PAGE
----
We can’t let the price alone deter us from investing in virtual reality. After all, don’t we all dream of wearing light weight goggles and being completely immersed in the gaming experience? Maybe the risk will pay off, not immediately but in the future. However, we can’t afford to be narrow-minded either. We have to understand that if virtual reality succeeds the gaming industry will be forever changed. Not all changes will be positive, so it is best to explore these consequences in full before we embrace such a future.

Obviously, the more we support virtual reality the faster the technology will advance. A world where affordable lightweight VR glasses is not far off. Video games would undoubtedly be more immersive. We could explore game worlds through our own eyes, seamlessly blending reality and fantasy. Imagine playing an FPS or RPG as you run through a battlefield and observe it as if you were there. Who knows what other developments may branch from it as well. Maybe once VR is mastered they will work to incorporate our other senses. Imagine smelling the sulfur of the fire or feeling the sword in your hands. Sounds amazing right? But it doesn’t stop there. With the increased immersion VR can become more than entertainment, it can be a tool for artists. The canvas as we know it will change. Instead of 2D art, we can express ourselves with more depth and realism within the digital world. Of course this is all speculative but it only seems like a natural development path.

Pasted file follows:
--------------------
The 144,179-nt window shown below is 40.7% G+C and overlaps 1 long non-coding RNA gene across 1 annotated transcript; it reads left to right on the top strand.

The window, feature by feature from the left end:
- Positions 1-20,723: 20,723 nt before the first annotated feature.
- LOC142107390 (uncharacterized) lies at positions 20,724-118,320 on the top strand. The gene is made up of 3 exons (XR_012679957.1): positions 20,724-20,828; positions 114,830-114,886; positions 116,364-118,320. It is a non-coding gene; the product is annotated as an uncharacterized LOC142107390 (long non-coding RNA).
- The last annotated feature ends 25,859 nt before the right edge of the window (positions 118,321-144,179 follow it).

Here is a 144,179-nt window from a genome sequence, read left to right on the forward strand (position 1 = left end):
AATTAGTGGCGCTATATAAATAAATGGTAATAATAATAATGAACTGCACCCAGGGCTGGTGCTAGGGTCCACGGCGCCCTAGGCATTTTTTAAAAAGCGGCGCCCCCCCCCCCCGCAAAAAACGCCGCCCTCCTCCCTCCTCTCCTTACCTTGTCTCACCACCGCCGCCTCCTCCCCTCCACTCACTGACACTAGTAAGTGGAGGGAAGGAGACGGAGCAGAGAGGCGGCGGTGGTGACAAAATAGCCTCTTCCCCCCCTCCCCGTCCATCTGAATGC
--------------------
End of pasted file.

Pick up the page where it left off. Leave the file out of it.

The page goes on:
Virtual reality can undoubtedly become an industry boom in the future, but it can also ruin it. As virtual reality becomes more advanced indie studios may suffer. Players will expect more from their games if it becomes standard. Game developers will have to spend more resources, learn new skills, and hire experts just to stay competitive. Most indie studios already have limited funds and may find adaptation impossible, causing many to die off. If this occurs we will face a decline in new and unique games. The market would be decided by major game developers who hate taking risks, paradoxically minimizing innovation in the industry. I love indie developers, without them the industry wouldn’t be what it is today, or even exist without the risks they have taken.

Gaming could also become more impersonal. VR is an isolating experience, and I have little belief it will change. Encasing your eyes in goggles and covering your ears makes you oblivious to the outside world. It may also lead to the demise of local multiplayer games. This genre of gaming has seen a rapid decrease in recent years due to the expansion of online gaming, but still remains prevalent especially with Nintendo based games. However, if VR becomes standard it would almost be impossible to play with friends locally. Which means no more Guitar hero, Mario Party, or Tekken parties (Tekken Tag bowling mode is just fing great). Honestly I can’t tell you if the trade-off is worth it or if it will ever be an actual issue, but we can’t ignore the possibility that we may lose something special.